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How and Why the CIA Made Google

From inception, Google was incubated, nurtured and financed by interests that were directly affiliated or closely aligned with the US military and intelligence community, including the CIA’s In-Q-Tel investment arm.

Sergey Brin and Larry Page’s 1994 invention that would eventually become Google’s search service was funded by a $4.5 million grant from the Digital Library Initiative, a multi-agency program of the National Science Foundation, NASA and the Pentagon’s Defense Advanced Research Projects Agency.

Brin also received funding through the Massive Digital Data Systems initiative, a project sponsored by the National Security Agency and the CIA. Brin regularly briefed the CIA’s Rick Steinheiser on his progress in developing the Google search engine.

The ultimate vision of the MDDS initiative was to “provide for the seamless access and fusion of massive amounts of data, information and knowledge in a heterogeneous, real-time environment” for use by the Pentagon and the intelligence community.

The MDDS initiative eventually developed into DARPA’s Evidence Extraction and Link Detection program. EELD was among a range of “promising techniques” being prepared for integration “into the prototype TIA system.” TIA stood for Total Information Awareness, and was the main global electronic eavesdropping and data-mining program deployed by the Bush administration after 9/11.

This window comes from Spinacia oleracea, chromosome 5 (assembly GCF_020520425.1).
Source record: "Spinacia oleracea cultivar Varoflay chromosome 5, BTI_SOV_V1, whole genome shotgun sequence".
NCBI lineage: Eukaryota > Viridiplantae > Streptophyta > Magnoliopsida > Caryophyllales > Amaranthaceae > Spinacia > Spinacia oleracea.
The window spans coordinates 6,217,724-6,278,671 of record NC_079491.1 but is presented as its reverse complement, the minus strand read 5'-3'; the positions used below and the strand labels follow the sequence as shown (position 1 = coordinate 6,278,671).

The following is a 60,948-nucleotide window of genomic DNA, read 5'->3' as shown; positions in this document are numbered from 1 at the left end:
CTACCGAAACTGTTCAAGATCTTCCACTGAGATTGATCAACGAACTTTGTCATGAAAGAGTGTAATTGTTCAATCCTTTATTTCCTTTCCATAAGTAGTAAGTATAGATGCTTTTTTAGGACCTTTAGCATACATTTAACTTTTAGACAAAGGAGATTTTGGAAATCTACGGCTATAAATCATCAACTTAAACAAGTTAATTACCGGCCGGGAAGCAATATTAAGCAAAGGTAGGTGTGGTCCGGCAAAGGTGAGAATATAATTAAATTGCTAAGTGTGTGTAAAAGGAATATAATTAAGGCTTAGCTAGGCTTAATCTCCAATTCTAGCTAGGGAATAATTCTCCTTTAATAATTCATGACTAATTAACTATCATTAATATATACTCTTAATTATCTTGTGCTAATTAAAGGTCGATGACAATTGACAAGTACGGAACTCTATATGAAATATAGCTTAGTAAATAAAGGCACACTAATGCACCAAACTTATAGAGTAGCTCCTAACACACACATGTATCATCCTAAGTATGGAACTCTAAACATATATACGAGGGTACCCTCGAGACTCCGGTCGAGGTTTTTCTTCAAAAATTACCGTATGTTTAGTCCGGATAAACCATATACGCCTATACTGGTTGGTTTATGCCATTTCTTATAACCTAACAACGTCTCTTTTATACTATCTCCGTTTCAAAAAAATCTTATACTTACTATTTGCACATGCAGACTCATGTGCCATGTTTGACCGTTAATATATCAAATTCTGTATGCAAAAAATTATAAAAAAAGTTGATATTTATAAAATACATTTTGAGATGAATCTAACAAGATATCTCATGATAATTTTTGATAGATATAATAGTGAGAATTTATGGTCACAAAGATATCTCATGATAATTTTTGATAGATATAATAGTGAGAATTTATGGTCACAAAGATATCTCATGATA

In 2003, Google began customizing its search engine under a special contract with the CIA.

In 2005, it was revealed that a US intelligence agency was working to “leverage Google’s [user] data monitoring” capability as part of an effort to acquire data of “national security intelligence interest.”

In 2007, the Washington Post reported that Google was  selling the government new “enhanced versions of Google Earth” and “search engines that can be used internally by agencies.”

In 2010, Google signed an agreement with the NSA giving the agency open-ended access to the personal information of its users, and its hardware and software, in the name of cyber security.

In 2012, NSA chief Gen. Keith Alexander emailed Brin to discuss information sharing for national security. In those emails, Gen. Alexander described Google as a “key member of [the US military’s] Defense Industrial Base.”

READ: Nafeez Ahmed’s How the CIA made Google